Contrastingly, Touchstone’s second apprentice, Golding, is industrious and temperate. The text’s a bit heavily laid on. Tok Stephen’s been a faithful RND actor in smaller roles, and here gets a strong moment of his own. It’s not a hugely grateful part, virtue writes invisible lines. But it’s an active one luckily, and in the work’s latter stages Stephen invests Golding with nobility, dispatch and agency.
Touchstone weedlingly admires Golding’s uprightness, hoping Golding will marry Mildred, his mild and modest daughter. You’d think this a bit yuck for Mildred, and even ask if she has a choice. Maeve Bluebell Wells happily invests a winning response leaving us in no doubt as to her delight. Again, she’s given less to do than Stephen and takes a tiny ensemble role.
Touchstone’s second daughter, Gertrude, is engaged to the fraudulent Sir Petronel Flash, a £30 knight – here’s the first of those Scots jibes and the original must have pointed this a lot more. Basically James I’s court sells the titles; we’ll never know but can guess at Jonson’s jabbing. Flash is also bankrupt. Too much i’ the knight perhaps.
Eliza Hunt’s Mistress Touchstone sides for the most part with Gertrude. Only latterly does she manage a volte-face worthy of the deepest-dipped hypocrisy. Hunt plays this humbug up gleefully. Plotwise and thematically her daughter needs an ally and exemplar but it’s not a developed part.
Unlike her sister of course, Gertrude is vain and ‘lascivious’ basically sexually switched on: not a vice now and not always then, depending on which genre and whether you’re already married (think Fletcher’s The Coxcomb). Still, she’s a real fashionista madam advancing her status by marrying Sir Petronel, here an oleaginous Nicholas Boulton. Daisy Boulton also featured at the Print Room recently, last September-October, in Alice Childress’ 1955 Trouble in Mind. There she was merely privileged and naive. Here she’s truly spoilt:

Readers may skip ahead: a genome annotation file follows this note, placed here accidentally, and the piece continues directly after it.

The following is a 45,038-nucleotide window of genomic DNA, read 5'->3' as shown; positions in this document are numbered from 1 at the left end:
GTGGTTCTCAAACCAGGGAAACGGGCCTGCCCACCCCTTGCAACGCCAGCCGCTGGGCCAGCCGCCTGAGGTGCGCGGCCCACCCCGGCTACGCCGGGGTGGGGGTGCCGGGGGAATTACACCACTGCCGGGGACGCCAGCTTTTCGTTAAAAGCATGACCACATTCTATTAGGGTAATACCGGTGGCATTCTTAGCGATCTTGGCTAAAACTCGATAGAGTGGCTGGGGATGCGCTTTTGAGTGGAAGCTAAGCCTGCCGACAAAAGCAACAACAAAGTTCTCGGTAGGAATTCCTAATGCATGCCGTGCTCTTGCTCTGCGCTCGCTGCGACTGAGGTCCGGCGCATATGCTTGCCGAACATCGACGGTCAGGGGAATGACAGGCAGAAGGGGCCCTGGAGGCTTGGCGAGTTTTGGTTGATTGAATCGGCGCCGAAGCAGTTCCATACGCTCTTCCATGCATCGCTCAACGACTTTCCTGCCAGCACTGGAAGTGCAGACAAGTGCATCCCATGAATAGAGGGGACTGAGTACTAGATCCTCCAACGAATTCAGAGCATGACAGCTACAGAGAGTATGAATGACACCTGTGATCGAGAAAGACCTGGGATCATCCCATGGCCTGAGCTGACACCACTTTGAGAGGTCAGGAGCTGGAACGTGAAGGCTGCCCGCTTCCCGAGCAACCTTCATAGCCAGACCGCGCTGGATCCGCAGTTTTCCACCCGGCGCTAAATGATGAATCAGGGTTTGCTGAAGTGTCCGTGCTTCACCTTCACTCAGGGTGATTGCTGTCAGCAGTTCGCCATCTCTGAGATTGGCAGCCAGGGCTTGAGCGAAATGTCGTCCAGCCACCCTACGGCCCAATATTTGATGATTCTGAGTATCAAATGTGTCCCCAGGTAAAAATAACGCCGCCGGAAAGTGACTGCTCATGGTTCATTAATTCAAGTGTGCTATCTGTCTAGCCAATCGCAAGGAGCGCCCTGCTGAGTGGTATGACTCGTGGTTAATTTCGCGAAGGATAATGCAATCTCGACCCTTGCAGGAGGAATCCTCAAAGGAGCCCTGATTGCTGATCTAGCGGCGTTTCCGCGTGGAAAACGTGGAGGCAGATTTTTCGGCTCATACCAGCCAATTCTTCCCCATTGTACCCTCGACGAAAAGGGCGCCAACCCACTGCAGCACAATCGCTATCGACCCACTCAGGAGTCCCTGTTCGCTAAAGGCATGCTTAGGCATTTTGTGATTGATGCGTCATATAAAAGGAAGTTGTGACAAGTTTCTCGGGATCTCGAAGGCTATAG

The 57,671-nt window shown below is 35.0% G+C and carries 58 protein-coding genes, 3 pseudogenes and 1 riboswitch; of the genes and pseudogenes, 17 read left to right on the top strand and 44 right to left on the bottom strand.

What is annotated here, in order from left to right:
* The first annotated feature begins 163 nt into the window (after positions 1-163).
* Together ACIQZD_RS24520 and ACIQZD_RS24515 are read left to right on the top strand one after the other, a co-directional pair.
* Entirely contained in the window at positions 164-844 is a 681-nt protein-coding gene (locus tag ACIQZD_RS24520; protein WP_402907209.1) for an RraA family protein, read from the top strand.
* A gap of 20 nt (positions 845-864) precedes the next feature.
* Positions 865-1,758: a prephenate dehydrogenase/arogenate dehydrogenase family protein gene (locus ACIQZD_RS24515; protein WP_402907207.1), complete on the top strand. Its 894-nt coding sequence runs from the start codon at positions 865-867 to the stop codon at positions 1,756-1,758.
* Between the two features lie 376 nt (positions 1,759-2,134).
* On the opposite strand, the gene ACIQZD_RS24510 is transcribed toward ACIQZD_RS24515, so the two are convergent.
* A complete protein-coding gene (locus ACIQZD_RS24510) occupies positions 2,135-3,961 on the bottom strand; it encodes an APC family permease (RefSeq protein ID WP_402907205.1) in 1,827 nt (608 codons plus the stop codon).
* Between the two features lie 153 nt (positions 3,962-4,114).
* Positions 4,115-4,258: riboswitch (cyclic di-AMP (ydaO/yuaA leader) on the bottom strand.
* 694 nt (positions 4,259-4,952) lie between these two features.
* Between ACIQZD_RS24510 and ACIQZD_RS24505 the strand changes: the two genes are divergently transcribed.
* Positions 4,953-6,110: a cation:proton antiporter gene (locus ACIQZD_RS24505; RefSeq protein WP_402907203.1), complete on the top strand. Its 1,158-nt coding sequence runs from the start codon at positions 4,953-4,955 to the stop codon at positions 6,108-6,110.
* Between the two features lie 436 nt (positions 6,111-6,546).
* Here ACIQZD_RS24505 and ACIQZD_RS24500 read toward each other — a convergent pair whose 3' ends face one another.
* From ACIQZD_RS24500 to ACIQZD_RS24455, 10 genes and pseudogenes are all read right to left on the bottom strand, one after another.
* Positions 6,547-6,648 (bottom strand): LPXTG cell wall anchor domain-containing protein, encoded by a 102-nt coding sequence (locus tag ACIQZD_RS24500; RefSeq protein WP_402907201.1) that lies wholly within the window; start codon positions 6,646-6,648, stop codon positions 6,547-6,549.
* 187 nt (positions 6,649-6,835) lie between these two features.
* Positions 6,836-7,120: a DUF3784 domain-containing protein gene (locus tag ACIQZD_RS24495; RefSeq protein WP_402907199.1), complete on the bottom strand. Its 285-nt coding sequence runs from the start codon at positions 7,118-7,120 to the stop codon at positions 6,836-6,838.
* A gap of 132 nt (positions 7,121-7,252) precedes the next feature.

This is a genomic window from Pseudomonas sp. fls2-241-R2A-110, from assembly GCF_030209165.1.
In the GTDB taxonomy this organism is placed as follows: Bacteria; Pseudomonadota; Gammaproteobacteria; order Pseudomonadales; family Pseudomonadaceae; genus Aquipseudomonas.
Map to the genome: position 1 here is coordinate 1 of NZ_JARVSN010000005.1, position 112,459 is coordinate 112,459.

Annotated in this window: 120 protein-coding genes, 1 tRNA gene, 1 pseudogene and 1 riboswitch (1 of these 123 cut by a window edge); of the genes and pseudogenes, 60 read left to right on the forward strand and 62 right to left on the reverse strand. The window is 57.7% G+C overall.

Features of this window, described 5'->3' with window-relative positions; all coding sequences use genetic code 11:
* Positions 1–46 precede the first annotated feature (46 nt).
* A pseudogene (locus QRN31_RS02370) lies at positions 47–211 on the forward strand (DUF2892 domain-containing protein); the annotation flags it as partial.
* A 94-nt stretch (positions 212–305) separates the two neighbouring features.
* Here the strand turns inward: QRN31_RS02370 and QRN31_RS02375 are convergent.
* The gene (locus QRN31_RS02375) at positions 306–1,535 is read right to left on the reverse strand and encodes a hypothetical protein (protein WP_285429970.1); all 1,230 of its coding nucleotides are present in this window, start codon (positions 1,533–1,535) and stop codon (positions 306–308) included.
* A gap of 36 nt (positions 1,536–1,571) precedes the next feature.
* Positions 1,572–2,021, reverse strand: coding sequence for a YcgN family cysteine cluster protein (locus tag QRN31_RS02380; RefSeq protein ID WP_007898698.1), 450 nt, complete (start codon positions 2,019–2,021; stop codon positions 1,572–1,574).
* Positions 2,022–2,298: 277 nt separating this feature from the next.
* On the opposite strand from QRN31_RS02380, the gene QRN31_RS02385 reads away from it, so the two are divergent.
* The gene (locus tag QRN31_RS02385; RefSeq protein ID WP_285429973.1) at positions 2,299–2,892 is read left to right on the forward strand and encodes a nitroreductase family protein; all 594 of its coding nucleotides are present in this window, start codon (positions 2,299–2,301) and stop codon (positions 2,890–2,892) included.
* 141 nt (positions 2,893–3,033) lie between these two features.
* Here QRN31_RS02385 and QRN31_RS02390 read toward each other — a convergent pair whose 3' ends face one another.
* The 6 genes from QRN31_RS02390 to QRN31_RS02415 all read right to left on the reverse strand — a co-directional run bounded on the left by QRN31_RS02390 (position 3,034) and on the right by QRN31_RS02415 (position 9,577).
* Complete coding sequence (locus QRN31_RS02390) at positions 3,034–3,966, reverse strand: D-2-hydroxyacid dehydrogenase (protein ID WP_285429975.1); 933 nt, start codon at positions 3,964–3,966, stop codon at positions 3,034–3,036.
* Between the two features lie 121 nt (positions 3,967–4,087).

Body a’ truth! chitizens, chitizens! Sweet knight, as soon as ever we are married, take me to thy mercy out of this miserable chity; presently carry me out of the scent of Newcastle coal and the hearing of Bow-bell…
Typography aside it’s clear how ‘chitizens’ is going to get pronounced – it’s a running gag, as it were.
Boulton lets her inner madam shine in a scena of snobby petulance – disowning her father and sister at one point, demanding they call her lady. Gertrude’s lust is partly venal and we soon understand her flash-man can’t abide her. He’s aching to get his hands on her land. As for marriage he later describes it as so hot ‘hell’s a cool bath’ by comparison.
After reluctantly granting Gertrude’s inheritance (that tract of land via her overly-approving mother’s family), Touchstone heartily thrusts on Golding to marry Mildred. ‘Lip him!’ he orders. It’s difficult to know how to subvert the text here, just a little. Some sexual impatience perhaps. But this couple’s typology is more constrained than their comically monstered counterparts.